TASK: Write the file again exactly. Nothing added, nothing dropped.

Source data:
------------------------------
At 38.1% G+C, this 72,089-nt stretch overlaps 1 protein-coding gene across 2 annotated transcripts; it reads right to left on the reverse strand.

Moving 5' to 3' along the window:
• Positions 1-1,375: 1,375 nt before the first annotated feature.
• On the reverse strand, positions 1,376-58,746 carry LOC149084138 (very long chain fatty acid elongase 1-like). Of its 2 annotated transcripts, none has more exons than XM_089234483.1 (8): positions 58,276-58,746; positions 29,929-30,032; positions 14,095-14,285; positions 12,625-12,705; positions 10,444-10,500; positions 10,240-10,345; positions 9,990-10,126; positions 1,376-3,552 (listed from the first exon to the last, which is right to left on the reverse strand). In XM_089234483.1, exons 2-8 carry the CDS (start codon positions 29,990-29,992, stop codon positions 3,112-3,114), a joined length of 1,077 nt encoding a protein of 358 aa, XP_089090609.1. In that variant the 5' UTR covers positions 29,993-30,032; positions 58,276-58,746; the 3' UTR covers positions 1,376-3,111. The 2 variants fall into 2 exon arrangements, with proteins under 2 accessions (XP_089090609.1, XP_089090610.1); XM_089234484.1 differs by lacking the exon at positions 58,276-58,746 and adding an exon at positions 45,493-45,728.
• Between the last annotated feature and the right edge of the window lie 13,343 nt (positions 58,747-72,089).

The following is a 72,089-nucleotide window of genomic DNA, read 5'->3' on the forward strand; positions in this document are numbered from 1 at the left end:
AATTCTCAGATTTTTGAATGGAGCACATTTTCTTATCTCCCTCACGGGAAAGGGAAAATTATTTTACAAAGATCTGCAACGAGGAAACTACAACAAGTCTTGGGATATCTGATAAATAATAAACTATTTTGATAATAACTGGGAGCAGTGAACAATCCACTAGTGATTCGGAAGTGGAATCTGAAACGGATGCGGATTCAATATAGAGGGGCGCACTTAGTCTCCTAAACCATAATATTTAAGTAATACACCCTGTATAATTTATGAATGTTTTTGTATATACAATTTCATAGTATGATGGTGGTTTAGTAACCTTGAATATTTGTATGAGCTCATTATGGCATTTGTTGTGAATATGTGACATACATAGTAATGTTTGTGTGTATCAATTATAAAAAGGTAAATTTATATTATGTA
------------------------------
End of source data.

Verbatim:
At 38.1% G+C, this 72,089-nt stretch overlaps 1 protein-coding gene across 2 annotated transcripts; it reads right to left on the reverse strand.

Moving 5' to 3' along the window:
• Positions 1-1,375: 1,375 nt before the first annotated feature.
• On the reverse strand, positions 1,376-58,746 carry LOC149084138 (very long chain fatty acid elongase 1-like). Of its 2 annotated transcripts, none has more exons than XM_089234483.1 (8): positions 58,276-58,746; positions 29,929-30,032; positions 14,095-14,285; positions 12,625-12,705; positions 10,444-10,500; positions 10,240-10,345; positions 9,990-10,126; positions 1,376-3,552 (listed from the first exon to the last, which is right to left on the reverse strand). In XM_089234483.1, exons 2-8 carry the CDS (start codon positions 29,990-29,992, stop codon positions 3,112-3,114), a joined length of 1,077 nt encoding a protein of 358 aa, XP_089090609.1. In that variant the 5' UTR covers positions 29,993-30,032; positions 58,276-58,746; the 3' UTR covers positions 1,376-3,111. The 2 variants fall into 2 exon arrangements, with proteins under 2 accessions (XP_089090609.1, XP_089090610.1); XM_089234484.1 differs by lacking the exon at positions 58,276-58,746 and adding an exon at positions 45,493-45,728.
• Between the last annotated feature and the right edge of the window lie 13,343 nt (positions 58,747-72,089).

The following is a 72,089-nucleotide window of genomic DNA, read 5'->3' on the forward strand; positions in this document are numbered from 1 at the left end:
AATTCTCAGATTTTTGAATGGAGCACATTTTCTTATCTCCCTCACGGGAAAGGGAAAATTATTTTACAAAGATCTGCAACGAGGAAACTACAACAAGTCTTGGGATATCTGATAAATAATAAACTATTTTGATAATAACTGGGAGCAGTGAACAATCCACTAGTGATTCGGAAGTGGAATCTGAAACGGATGCGGATTCAATATAGAGGGGCGCACTTAGTCTCCTAAACCATAATATTTAAGTAATACACCCTGTATAATTTATGAATGTTTTTGTATATACAATTTCATAGTATGATGGTGGTTTAGTAACCTTGAATATTTGTATGAGCTCATTATGGCATTTGTTGTGAATATGTGACATACATAGTAATGTTTGTGTGTATCAATTATAAAAAGGTAAATTTATATTATGTA